Millions of workers are doing their day jobs from makeshift set-ups in their living rooms and kitchens, while those in England who can't work from home are now encouraged to go back in if they can do so safely.
But how exposed to coronavirus might you be in your job? And how does that compare to others?
Data from the UK's Office for National Statistics, based on a US survey, puts into context the risk of exposure to disease, as well as the amount of close human contact workers had before social distancing and other safety measures were introduced.
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While most jobs require people to work relatively closely to others - somewhere in the range between arm's length and a shared office environment - there are very few that typically involve exposure to disease more than once a year.
It's important to note that the data on both exposure to disease at work and how close people are to others is based on interviews that took place with US workers before the pandemic broke out and social distancing recommendations were introduced.
Some jobs may find it easier to adjust than others and there may be slightly different working practices and conditions in the US for certain occupations. The results can be expected to be broadly the same in most developed countries.
Almost all the jobs that have a high exposure to both disease and other people are healthcare professions, while those who scored low on both measures include artists, lawyers and those in more typical office jobs like marketing, HR and financial advisers.
Cleaners, prison officers and undertakers are among those who have relatively high exposure to disease without so much close interaction with other people.
But the people who might be most at risk to a new infectious disease like Covid-19, are those who have lots of close contact with people, but aren't used to being exposed to disease.
Bar staff, hairdressers and actors fall into this category, as well as taxi drivers and bricklayers.
Other figures released by the ONS this week showed that deaths in the healthcare sector in the UK are no higher on average than those in the wider community, although social care workers were dying at higher rates. Given that these healthcare occupations are so exposed to both disease and other people, why have there not been more deaths?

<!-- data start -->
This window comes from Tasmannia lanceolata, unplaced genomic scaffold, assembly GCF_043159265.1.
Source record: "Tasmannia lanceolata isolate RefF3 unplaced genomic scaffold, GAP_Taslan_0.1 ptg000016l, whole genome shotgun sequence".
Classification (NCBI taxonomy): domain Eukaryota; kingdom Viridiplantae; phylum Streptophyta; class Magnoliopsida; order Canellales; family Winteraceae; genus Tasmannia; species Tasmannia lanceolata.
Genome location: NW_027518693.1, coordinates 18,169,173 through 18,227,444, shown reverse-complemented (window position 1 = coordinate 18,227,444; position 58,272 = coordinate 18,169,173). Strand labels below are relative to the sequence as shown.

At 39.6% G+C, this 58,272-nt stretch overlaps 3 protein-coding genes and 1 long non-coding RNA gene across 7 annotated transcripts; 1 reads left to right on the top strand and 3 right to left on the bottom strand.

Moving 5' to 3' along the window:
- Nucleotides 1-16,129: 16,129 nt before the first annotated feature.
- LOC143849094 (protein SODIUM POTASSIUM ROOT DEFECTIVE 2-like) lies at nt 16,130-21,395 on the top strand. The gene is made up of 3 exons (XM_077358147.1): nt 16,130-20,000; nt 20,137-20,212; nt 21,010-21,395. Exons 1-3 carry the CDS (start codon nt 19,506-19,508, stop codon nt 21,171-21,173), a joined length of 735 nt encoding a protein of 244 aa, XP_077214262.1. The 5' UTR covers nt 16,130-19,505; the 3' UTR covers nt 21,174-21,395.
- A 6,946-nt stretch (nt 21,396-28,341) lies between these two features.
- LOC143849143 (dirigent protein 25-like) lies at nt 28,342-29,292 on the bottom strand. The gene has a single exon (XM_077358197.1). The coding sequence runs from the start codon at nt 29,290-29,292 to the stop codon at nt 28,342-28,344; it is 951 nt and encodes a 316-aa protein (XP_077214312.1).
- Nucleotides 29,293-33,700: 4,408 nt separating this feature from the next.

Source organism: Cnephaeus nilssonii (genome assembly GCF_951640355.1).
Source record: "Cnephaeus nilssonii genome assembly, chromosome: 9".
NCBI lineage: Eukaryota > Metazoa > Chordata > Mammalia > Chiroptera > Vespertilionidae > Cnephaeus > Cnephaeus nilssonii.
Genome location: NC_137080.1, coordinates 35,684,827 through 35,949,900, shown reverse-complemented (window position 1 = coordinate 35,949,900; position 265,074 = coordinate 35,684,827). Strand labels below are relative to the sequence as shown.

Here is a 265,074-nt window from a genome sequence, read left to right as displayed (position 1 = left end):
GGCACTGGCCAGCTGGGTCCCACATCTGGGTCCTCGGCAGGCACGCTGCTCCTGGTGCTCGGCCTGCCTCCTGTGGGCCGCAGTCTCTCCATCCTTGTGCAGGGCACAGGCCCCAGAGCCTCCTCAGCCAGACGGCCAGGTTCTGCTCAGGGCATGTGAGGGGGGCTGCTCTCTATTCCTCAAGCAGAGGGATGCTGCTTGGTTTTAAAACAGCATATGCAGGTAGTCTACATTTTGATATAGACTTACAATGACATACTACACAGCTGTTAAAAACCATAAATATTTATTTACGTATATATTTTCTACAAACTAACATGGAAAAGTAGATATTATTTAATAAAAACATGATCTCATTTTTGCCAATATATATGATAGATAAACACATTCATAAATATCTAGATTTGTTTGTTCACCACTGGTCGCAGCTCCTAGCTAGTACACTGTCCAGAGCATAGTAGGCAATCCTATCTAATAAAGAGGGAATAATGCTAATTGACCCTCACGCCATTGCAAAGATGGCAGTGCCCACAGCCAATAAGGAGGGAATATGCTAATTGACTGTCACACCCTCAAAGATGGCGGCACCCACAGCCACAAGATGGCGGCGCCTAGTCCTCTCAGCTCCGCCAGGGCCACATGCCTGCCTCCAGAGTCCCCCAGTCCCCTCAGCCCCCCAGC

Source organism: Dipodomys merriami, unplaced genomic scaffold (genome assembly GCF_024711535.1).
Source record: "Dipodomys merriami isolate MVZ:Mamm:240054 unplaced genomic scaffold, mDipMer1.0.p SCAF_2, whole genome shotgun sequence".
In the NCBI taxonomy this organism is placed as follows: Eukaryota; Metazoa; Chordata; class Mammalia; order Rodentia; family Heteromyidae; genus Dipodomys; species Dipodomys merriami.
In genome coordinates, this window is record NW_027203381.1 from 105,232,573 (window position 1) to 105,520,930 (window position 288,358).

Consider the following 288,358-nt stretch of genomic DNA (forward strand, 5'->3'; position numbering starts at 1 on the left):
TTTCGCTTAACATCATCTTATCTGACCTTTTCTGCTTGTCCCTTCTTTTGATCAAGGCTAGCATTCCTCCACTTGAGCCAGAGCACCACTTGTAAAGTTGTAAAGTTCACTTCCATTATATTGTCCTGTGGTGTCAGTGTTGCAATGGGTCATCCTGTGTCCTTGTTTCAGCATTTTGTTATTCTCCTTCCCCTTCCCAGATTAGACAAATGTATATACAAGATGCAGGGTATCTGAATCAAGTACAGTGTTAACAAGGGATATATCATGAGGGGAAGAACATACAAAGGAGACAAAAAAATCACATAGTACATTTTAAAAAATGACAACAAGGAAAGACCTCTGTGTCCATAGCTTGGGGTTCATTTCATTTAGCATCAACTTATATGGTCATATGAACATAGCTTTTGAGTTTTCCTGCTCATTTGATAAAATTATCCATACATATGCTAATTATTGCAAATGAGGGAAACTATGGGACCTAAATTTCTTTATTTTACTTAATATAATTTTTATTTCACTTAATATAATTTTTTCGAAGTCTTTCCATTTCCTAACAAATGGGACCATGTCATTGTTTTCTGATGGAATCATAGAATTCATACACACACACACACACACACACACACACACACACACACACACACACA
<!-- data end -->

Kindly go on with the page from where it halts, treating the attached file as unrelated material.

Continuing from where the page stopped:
This could be because workers in these jobs are more likely to be using personal protective equipment (PPE) like masks and gloves, says Ben Humberstone, deputy director for health analysis at the ONS. They also follow regular hygiene measures like washing hands.
One of the jobs which had many more coronavirus deaths than the average was taxi drivers. That's a job which scores highly in terms of closeness to other people, particularly among those jobs which are still actually possible to do at the moment. Bar staff, hairdressers and fitness instructors all score higher, but with bars, gyms and hair salons shut, most of these people will be isolating.
As taxi drivers are less exposed to disease in normal times, there may not be an existing culture of regular hand-washing and wearing PPE. Some firms are trialling partition screens and distributing gloves and masks to protect their drivers and customers.
The data in the look-up comes from this release by the ONS.
The figures on proximity to others and exposure to disease come from a survey carried out by the Occupational Information Network (O*NET) in which they asked respondents in the US to place themselves on a 1-5 scale for the following two questions.
1. How physically close to other people are you when you perform your current job?
2. How often does your current job require you to be exposed to diseases or infection?
For exposure to disease, a score of one means they are never exposed, while a score of five means they are exposed daily. It's referring to any disease, not coronavirus specifically.
For the physical closeness question, one means the respondent works more than 100ft away from the nearest other person, while five means they need to touch or be near to touching other people at work. The survey was carried out before social distancing measures were introduced and workers in certain jobs will of course find it easier to adjust than others.
The responses for people in the same jobs were averaged together and extrapolated to form a score of 100. We've looked at these scores out of of 100 and given each job a ranking.
If any two jobs had the same score we've given them a tied ranking.
By Daniel Dunford, Sean Willmott, Marcos Gurgel and Katie Hassell.[/i]